Spotlight: Keita Sano
Keita Sano‘s stock has been ascending rather rapidly of late: appearances on Keep Up! and the effervescent Mister Saturday Night have made the Okayama-based producer one of the scene’s hottest new talents.
Berlin-founded, now Dalston-based Holic Trax has been building similar momentum with a slew of high-profile releases over the last year, including a couple of joints from two of the most talented artists from across the pond – Mr G and Rick Wade – holding down a classy deep-house sound without resorting to the cheese or over-production that has been all too present in the greater pantheon of ‘house music’ of recent times.
Joining forces this summer with an EP entitled Flowers From Your Grave, Keita draws from both pools of his creative depth with considerable aplomb – blistering acid-techno a la ‘People Are Changing’ back-to-back with restrained, early Chicago-influenced house.
We spoke with Keita ahead of the release to talk Jazz and Dub, his relationship with Tomoki Holic Trax and the meaning behind Flowers…
Greetings Keita. So, first things first… What was your earliest musical experience?
I remember I was listening to Jazz with my dad’s JBL speaker. Apparently the track that I was listening to was “Pithecanthropus Erectus” by Charles Mingus.
Talk us through the process of creation of the first track you ever produced. Does it resonate with your production style now? Is it something you look back on with pride or shame?
When I was in secondary school, I was making tracks I couldn’t express well enough, then in high school I started to make Dub. I used to record the music onto cassette tapes and I was too embarrassed to ever keep them. So I overwrote them and now I’m regretting it. After starting university, I began producing tracks with real earnest but I couldn’t afford equipment so I was producing only with samples which was a rather ascetic practice.
Talk us through your relationship with Holic Trax: how did the connect initially happen?
I got to know them at record shop while I was digging for vinyl, then I made a contact with Tomoki [Tamura] and started to send my demos to him. Skype conversations with Tomoki led to this release on the label.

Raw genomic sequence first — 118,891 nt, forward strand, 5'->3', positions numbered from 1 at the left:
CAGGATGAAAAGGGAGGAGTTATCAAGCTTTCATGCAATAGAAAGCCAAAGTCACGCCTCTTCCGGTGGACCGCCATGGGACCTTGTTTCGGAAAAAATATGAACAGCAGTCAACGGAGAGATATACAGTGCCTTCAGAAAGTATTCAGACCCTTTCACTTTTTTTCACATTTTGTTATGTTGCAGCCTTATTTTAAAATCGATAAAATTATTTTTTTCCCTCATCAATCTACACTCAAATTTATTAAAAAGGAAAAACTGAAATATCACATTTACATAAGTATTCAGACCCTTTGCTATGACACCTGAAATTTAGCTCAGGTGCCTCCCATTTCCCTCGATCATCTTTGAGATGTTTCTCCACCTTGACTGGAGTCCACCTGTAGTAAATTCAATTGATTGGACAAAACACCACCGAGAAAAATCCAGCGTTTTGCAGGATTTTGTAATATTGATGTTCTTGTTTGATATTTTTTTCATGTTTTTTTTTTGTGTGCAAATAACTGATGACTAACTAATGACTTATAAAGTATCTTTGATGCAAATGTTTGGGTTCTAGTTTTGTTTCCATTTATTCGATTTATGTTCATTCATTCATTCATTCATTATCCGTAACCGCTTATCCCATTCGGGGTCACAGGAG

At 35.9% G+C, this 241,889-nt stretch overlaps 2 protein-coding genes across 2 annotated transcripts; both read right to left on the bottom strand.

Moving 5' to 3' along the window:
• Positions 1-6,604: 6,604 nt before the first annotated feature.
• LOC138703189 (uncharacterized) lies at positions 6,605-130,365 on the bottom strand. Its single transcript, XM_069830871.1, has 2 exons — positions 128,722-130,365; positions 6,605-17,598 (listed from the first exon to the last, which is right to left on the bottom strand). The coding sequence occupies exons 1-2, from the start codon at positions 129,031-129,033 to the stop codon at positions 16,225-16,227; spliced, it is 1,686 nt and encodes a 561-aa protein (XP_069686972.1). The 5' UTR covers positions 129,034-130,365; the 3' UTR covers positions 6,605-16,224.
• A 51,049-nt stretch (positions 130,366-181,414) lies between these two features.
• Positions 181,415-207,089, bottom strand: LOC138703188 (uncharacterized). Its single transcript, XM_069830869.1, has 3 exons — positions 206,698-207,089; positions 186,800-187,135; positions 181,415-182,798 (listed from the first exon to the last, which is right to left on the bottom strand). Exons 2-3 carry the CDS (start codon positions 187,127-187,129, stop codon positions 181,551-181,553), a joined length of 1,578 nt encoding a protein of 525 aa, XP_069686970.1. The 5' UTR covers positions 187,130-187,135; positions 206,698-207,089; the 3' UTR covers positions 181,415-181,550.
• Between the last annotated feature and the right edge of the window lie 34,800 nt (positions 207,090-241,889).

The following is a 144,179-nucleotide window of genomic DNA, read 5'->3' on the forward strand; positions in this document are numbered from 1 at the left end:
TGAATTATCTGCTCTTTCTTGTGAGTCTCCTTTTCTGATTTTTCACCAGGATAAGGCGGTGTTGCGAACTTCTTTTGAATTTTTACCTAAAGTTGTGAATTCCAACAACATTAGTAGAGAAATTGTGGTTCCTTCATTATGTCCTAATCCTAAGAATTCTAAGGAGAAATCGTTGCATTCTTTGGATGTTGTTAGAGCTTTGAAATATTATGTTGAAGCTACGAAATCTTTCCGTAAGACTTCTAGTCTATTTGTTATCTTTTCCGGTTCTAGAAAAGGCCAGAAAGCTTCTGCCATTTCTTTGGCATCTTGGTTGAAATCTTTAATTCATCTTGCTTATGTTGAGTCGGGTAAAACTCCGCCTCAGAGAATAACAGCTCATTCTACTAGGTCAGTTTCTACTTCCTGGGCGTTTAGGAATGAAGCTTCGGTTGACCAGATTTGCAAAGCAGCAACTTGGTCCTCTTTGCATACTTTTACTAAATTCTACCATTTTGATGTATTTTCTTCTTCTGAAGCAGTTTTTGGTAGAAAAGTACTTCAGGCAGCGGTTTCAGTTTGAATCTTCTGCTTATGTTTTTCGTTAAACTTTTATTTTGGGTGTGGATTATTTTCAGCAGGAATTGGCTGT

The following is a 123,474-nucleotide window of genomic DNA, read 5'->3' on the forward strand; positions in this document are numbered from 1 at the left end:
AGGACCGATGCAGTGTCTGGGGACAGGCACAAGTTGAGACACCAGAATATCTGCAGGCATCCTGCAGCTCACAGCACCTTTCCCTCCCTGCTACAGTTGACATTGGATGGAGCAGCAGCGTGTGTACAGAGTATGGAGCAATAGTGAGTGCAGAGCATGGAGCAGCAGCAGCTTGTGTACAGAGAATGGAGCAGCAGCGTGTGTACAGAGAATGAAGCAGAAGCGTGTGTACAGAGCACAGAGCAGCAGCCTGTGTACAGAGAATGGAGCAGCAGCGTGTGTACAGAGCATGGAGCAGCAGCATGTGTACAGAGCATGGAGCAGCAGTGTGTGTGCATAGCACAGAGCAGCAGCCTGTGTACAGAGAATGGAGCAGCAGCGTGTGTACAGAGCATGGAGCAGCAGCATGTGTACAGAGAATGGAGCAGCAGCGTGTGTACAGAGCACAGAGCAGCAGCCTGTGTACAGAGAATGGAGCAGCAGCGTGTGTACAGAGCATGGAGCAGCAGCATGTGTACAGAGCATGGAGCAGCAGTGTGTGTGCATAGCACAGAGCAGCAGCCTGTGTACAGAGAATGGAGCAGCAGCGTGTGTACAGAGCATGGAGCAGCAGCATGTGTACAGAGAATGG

Tell us a little about your new EP on Holic Trax, Flowers From Your Grave: does the title have any specific meaning? How do you feel this EP differs from your previous work?
I made a pun on a word of Rise From Your Grave by Phuture, that’s all. Producing tracks is like writing a diary to me, so I don’t feel like this differs from my other work.
Your sound here and in previous work exhibits obvious analog influences. Can you talk us through your production setup for Flowers From Your Grave? The title track and ‘Exit’ specifically seem to expand on the throwback Acid sound – would you say hardware-led electronic music has had an influence on your approach to music production?
I mainly use MPC. Sampling various sounds and creating sequences on MPC to produce tracks…. There was a period of time when I was only using hardware. I was shocked and fascinated with its depth. Now I’m not deeply attached to hardware as much as I used to.
Does your music fit in well with the scene in general in Okayama? And if so which key DJs, promoters or sounds should we keep an eye out for? I could imagine punchy Techno having its place within the region..
Inspiration from parties is very important to me. I can’t define the “The music of Okayama” as I haven’t been to exposed parties in NY, Berlin, London or even Tokyo, so I’m not in a position to say anything. Although, I believe that people around me can sympathise with the music scene I’m in. All you need to do is to come to Okayama to feel the real vibes.
And finally, what’s the one Urban Essential you couldn’t live without?
Music, my bed and food.
Keita Sano – Flowers From Your Grave is out 1st June on Holic Trax. Grab your test press via the label’s official store. Also make sure to check Keita’s Soundcloud page for a fresh batch of new unsigned material. Awesome stuff.